Tastemaker: Jodi Ettenberg and Her Worldly Appetite

[Note: This post was originally published on MarcusSamuelsson.com.]

For Jodi Ettenberg, traveling has literally become a full time job. On the road since 2008, the lawyer-turned-professional blogger has been documenting her journeys on her leading blog, Legal Nomads. Seeking out stories of different cultures and highlighting the travelers and people she has met along the way, Ettenberg also developed a penchant for waxing poetic about the international flavors she encountered.

Whether delving into the flavor profiles of Southeast Asian cuisine, or learning how to avoid gluten in Italy—Ettenberg has Celiac’s Disease—the perpetual jetsetter knows her way around a street stall. Which is why she and other travel bloggers recently group-published a series of handbooks for others seeking their own journeys. Her contribution, The Food Traveler’s Handbook, is a collection of Ettenberg’s savvy tips for eating in foreign climes and how best to enjoy the flavors while not getting sick.

“Traveling really changed how I thought about food. I was brought up not realizing that food was a connective tissue. It was necessary, but not much more than that,” says Ettenberg, who hails from Montreal. By traveling and chasing flavor, Ettenberg became a gastronaut, in search of deeper, richer flavors in each country she visited. “After being on the road for a while, especially in Asia, I would come home aching for those flavors,” says Ettenberg. “You would find me dragging a friend with me, and there we’d be–in the middle of Flushing, Queens or wherever–going from restaurant to restaurant, trying everything because I was craving authentic Chinese food so badly.”

Street stall eats in Flushing, Queens
Street stall eats in Flushing, Queens

In “Food Traveler’s Handbook,” Ettenberg lays out practical tips to developing a taste of international eating for experienced travelers and novices alike. A huge fan and proponent of street food and hawker stalls, Ettenberg wanted to dispel the myth that you’d get sick from the food being prepared in countries such as Cambodia, Thailand and Vietnam. “It’s about being smart and alert,” she says. Ettenberg’s tips run the gamut: carry your own set of utensils (she packs traveler’s chopsticks) so you know the source of water used to clean them; visit stalls frequented by women with children and older crowds; and try to learn how the food is stored and prepared. “More often than not, I got sick in restaurants. I couldn’t see what they did in the kitchen, but on the street, it’s transparent and you can avoid those stalls,” says Ettenberg. And don’t mistake hawker vendors for the trend experienced in this country now. “For someone who doesn’t know, the hawker/street culture is not street cred cachet. It’s not a trend but a necessity. For a lot of countries, it is the soul of that place. It’s how people eat.”

Beyond her expert advice on maintaining health and hygiene on the road, Ettenberg’s book also shows a deep passion for her subject. Her palate for big flavor is apparent in her stories about the Sichuan peppercorn, keffir lime and sumac. “Dude, I love pork,” Ettenberg says. In Asia, she loves eating soup for breakfast; in Morocco, she implores readers to visit the morning markets, or learn about the national dish before arriving and finding someone to teach you to cook it. Our favorite piece of advice: take home a bunch of spices. “A food-based souvenir is an ideal gift for yourself or for those you love. Using it at home instantly transports you back to the smells, the tastes, and the feelings of discovery you experienced when you first tried it abroad,” says Ettenberg in the book.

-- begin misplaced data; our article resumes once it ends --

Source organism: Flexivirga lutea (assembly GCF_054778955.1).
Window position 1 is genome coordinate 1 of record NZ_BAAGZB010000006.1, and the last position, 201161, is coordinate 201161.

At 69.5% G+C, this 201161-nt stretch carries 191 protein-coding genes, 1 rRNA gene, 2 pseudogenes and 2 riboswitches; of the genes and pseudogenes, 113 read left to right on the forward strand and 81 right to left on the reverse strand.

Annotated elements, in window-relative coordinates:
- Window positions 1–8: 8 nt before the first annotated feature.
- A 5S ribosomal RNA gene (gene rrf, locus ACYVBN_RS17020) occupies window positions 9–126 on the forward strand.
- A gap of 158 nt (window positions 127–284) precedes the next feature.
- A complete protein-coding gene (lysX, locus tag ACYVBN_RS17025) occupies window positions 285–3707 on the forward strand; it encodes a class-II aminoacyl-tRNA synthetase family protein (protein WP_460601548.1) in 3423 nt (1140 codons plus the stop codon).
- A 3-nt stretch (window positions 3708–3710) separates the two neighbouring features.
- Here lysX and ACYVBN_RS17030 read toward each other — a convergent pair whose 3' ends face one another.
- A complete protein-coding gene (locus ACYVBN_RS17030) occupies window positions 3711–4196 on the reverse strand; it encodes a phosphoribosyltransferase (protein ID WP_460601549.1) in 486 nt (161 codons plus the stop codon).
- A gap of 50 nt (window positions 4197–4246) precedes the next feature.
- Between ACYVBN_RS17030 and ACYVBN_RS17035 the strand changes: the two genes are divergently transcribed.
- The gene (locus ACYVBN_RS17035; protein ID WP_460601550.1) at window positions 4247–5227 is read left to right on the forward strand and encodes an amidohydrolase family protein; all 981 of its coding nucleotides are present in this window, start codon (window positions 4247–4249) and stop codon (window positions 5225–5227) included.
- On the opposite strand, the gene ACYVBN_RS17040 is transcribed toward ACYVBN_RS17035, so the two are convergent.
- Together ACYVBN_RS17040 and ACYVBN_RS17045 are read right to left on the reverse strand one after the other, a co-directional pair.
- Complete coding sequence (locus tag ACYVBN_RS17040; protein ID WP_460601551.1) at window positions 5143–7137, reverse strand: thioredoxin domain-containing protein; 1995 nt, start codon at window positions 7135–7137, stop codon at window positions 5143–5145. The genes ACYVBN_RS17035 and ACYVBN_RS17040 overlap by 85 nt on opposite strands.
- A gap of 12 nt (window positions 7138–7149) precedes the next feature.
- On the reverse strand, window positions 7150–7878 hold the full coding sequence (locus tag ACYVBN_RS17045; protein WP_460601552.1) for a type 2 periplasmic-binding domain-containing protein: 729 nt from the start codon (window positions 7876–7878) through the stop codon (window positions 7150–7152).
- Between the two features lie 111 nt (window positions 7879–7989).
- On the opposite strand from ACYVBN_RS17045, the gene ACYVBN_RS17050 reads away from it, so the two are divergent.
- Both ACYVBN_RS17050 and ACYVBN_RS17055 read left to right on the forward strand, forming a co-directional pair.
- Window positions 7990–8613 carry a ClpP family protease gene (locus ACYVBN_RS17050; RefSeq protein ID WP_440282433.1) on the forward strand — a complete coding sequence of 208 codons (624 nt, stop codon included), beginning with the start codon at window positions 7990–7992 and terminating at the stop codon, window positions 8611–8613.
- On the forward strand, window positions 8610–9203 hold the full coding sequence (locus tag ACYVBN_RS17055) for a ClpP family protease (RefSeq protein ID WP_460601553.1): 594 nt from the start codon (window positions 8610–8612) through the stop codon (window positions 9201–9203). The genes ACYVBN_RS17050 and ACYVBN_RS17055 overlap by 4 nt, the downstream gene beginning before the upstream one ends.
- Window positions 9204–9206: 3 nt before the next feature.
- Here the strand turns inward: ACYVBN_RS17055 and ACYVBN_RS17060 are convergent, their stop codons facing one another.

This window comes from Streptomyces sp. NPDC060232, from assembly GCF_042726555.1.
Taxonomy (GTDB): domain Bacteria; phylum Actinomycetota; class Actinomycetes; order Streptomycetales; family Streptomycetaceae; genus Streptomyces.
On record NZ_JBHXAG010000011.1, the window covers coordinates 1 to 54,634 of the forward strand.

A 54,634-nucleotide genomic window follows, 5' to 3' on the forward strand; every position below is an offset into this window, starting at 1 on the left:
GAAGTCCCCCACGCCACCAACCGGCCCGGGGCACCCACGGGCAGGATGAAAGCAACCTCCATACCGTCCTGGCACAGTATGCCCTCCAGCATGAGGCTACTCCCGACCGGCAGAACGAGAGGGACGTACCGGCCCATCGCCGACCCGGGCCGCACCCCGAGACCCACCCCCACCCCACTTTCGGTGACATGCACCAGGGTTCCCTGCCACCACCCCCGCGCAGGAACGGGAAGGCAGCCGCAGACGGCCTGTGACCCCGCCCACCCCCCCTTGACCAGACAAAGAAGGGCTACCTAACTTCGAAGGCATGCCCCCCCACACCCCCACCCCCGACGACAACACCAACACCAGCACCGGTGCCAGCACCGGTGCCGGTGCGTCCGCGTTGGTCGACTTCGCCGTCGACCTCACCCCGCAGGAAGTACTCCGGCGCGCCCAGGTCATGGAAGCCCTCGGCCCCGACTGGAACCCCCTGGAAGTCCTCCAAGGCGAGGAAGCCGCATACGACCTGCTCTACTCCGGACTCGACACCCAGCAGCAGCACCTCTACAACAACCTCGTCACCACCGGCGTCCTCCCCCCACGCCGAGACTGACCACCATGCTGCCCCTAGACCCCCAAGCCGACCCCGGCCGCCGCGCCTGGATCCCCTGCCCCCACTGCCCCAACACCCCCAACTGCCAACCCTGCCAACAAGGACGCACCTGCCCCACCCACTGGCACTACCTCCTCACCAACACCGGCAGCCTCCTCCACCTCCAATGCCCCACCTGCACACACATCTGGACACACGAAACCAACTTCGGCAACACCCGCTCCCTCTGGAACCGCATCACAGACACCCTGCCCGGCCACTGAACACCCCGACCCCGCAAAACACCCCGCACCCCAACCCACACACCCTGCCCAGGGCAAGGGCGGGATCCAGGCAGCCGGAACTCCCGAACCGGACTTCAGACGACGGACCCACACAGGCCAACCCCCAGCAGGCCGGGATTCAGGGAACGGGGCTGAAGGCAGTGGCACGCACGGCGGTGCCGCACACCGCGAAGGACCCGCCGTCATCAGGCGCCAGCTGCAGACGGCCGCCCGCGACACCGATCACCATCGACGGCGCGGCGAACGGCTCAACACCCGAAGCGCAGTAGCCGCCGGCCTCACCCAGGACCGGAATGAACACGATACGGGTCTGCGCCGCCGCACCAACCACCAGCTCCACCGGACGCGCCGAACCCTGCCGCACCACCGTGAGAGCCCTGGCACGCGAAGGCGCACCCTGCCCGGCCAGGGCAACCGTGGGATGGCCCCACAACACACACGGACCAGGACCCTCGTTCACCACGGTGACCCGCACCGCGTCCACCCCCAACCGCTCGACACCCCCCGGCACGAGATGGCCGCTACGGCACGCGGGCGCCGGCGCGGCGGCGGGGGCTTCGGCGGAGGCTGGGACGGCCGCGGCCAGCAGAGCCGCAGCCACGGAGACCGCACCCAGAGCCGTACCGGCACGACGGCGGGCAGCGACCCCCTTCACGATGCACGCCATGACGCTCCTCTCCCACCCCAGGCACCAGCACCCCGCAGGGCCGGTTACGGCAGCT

Spices used to make tagine.

As for “healthy food” abroad, Ettenberg says don’t worry too much about Western ideas of diet. “[Back home], we think of “healthy food” as salad, but salad in a developing country could make you sick, due to a lack of clean water,” she says. Instead, eating abroad is all about “maximizing your calories per taste.” She says that the foods we know (pad thai, for instance) is the “sexier, richer stuff that’s easier to sell overseas.” Everyday food, she says, is grilled or steamed, served in lighter, smaller portions. “These foods aren’t drenched in oils and fats, but are fresher flavors that you may never have seen,” she says.

If there is one thing Ettenberg wants readers to take away from reading her book, it’s to not be afraid of exploring a place through its cuisine. “Engage with the people around you. Learn the basics of each country’s cuisine and ask questions. Food has become ‘too cool’ for some, but with travel, there is no barrier to entry, so jump right in and stuff your face!”

[Photos by Jodi Ettenberg]
[This post was originally published on MarcusSamuelsson.com]

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